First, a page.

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Violations of IHL in Somalia and Rwanda case, Military Court, 17 December 1997 
Ministère public et Centre pour l'égalité des chances et la lutte contre le racisme v. C.et B.

17.12.1997
Military Court
Journal des Tribunaux, 4 April 1998, pp. 286-289 (unofficial French translation from the Dutch original ruling)

Summary
In the Violations of IHL in Somalia and Rwanda case in 1997, a Belgian Military Court acquitted two Belgian soldiers accused of having injured and threatened, in 1993, the civilian population whilst performing duties as part of the UNOSOM II peacekeeping operation in Somalia. The Court came to the conclusion that the 1949 Geneva Conventions and their 1977 Additional Protocols were not applicable to the armed conflict in Somalia and that, therefore, the civilian population could not be granted protection on this basis. The Court held that even common Article 3 of the 1949 Geneva Conventions did not apply to the situation, as the Somali militia did not have an organized military structure, a responsible leadership or exercise authority over a specific part of the territory. Consequently, Belgium’s Law concerning the Repression of Grave Breaches of the Geneva Conventions and their Additional Protocols (as amended) was also inapplicable. The Court further stated that the members of the UNOSOM II mission could not be considered as “combatants” since their primary task was not to fight against any of the factions, nor could they fall into the category of an “occupying force”.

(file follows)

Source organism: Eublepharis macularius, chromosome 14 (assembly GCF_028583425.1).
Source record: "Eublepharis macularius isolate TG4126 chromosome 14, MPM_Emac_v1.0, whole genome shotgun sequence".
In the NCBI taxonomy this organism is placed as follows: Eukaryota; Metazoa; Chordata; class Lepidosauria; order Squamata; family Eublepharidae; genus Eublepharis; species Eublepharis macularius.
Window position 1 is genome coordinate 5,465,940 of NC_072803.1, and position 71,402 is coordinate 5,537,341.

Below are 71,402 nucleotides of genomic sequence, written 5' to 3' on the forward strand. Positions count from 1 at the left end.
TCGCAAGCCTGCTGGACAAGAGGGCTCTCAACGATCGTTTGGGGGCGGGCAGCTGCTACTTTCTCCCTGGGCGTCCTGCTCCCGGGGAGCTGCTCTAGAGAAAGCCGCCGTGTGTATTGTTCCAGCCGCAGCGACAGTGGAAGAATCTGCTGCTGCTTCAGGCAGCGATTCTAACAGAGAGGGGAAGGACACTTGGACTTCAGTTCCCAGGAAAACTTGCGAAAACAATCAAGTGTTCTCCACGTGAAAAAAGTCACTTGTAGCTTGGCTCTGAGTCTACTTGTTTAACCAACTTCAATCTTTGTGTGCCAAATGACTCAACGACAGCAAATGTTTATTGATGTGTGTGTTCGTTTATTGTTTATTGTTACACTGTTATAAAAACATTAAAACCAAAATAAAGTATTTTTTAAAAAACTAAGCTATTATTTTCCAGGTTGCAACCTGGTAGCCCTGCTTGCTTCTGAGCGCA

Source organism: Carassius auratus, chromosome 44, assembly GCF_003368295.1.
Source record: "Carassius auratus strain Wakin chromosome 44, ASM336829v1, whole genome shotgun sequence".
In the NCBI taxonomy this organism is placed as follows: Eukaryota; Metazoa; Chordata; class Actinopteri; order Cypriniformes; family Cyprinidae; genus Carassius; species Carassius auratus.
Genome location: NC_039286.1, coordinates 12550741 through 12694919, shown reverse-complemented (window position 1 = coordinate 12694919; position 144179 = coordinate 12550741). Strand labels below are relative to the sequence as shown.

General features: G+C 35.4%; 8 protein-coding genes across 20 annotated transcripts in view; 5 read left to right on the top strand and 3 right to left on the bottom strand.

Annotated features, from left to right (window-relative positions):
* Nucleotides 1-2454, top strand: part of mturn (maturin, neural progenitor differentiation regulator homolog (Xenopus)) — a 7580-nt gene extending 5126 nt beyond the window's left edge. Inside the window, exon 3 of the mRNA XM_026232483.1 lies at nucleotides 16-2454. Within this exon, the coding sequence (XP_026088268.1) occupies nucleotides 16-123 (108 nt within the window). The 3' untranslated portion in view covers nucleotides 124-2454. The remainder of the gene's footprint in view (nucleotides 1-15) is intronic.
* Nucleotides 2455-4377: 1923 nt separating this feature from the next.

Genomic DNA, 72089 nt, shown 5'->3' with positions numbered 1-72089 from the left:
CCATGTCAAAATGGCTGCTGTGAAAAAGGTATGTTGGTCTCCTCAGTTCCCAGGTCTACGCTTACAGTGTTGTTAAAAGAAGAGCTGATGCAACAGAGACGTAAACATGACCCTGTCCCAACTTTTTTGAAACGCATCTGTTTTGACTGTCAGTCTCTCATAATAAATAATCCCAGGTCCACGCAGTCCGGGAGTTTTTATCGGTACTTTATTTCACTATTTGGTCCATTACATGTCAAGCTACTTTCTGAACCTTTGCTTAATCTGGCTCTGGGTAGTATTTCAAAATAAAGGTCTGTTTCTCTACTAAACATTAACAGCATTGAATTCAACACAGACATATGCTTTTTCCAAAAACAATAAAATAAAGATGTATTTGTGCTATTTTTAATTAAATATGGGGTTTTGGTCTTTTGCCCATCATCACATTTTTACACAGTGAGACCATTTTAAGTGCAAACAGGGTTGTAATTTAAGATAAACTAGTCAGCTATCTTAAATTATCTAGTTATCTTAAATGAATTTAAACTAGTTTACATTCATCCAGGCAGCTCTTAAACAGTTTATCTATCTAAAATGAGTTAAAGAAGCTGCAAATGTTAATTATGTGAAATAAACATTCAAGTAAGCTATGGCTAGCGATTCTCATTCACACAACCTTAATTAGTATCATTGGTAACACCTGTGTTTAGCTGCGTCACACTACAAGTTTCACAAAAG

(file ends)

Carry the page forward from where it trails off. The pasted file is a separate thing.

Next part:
Decision
File TypeSizeFile Name
application/pdf 35 KB Violations of IHL in Somalia and Rwanda case.pdf